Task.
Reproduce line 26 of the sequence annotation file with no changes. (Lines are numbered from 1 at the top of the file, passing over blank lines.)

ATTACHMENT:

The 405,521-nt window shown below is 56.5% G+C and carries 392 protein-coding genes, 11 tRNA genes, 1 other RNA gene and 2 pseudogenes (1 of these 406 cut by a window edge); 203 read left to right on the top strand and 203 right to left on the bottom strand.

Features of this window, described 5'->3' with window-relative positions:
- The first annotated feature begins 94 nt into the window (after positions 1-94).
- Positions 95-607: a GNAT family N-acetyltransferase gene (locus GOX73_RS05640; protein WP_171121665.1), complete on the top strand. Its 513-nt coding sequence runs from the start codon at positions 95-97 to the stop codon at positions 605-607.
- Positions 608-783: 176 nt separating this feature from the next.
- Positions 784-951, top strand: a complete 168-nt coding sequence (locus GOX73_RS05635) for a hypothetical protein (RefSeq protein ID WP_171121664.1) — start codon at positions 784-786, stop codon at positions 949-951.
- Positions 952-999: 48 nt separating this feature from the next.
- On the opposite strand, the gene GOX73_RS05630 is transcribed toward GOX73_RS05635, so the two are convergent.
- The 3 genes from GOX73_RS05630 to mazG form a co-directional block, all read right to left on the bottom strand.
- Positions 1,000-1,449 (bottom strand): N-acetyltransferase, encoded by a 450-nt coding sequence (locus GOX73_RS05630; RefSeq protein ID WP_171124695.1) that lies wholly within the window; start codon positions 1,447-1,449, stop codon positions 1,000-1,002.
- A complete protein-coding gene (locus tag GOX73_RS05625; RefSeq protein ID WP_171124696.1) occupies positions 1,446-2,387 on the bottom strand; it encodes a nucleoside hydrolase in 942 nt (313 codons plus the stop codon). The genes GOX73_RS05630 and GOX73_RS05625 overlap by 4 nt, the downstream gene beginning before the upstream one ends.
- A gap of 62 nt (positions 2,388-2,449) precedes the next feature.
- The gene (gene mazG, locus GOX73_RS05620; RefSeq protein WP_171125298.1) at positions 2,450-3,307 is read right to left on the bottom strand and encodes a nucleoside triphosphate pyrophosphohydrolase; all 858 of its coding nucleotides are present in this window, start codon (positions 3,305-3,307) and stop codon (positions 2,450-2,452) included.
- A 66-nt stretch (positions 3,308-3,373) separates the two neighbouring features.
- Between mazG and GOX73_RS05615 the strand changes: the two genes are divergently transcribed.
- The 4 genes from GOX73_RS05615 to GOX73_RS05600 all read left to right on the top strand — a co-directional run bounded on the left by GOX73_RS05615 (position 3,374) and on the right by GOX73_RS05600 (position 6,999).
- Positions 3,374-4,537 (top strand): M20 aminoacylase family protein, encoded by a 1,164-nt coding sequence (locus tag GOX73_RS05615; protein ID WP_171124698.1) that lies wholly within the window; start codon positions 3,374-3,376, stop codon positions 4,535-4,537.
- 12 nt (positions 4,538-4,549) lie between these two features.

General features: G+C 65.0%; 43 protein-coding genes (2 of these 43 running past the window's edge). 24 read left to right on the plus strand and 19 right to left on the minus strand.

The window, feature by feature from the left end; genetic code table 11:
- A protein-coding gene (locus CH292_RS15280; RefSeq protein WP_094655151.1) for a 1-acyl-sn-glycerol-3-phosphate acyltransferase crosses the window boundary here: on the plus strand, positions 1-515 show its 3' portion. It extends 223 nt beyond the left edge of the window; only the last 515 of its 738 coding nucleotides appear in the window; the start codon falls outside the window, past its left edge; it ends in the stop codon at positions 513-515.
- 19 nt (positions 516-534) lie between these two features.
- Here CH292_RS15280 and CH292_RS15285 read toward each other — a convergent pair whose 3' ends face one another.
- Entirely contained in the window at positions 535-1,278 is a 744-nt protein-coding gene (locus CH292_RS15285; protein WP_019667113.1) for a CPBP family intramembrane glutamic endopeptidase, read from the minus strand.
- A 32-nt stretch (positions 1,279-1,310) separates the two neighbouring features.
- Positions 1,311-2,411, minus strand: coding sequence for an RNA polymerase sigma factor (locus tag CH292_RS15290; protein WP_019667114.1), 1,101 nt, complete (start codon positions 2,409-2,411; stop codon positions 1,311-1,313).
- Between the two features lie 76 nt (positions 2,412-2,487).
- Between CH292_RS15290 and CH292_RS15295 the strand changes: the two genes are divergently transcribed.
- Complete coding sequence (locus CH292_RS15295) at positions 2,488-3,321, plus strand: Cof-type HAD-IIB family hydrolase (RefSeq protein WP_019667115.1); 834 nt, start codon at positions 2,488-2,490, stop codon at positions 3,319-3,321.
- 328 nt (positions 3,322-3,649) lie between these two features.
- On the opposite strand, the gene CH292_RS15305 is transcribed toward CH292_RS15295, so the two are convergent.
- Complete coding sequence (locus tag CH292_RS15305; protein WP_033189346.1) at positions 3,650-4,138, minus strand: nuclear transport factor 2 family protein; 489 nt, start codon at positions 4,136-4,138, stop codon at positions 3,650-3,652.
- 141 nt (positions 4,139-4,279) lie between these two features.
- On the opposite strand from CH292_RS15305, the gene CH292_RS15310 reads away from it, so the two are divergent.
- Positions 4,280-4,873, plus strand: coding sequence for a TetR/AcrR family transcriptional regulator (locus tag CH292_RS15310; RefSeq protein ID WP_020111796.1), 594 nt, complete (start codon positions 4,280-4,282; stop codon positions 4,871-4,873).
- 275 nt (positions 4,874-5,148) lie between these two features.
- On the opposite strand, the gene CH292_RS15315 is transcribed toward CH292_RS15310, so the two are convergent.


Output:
- Positions 1,311-2,411, minus strand: coding sequence for an RNA polymerase sigma factor (locus tag CH292_RS15290; protein WP_019667114.1), 1,101 nt, complete (start codon positions 2,409-2,411; stop codon positions 1,311-1,313).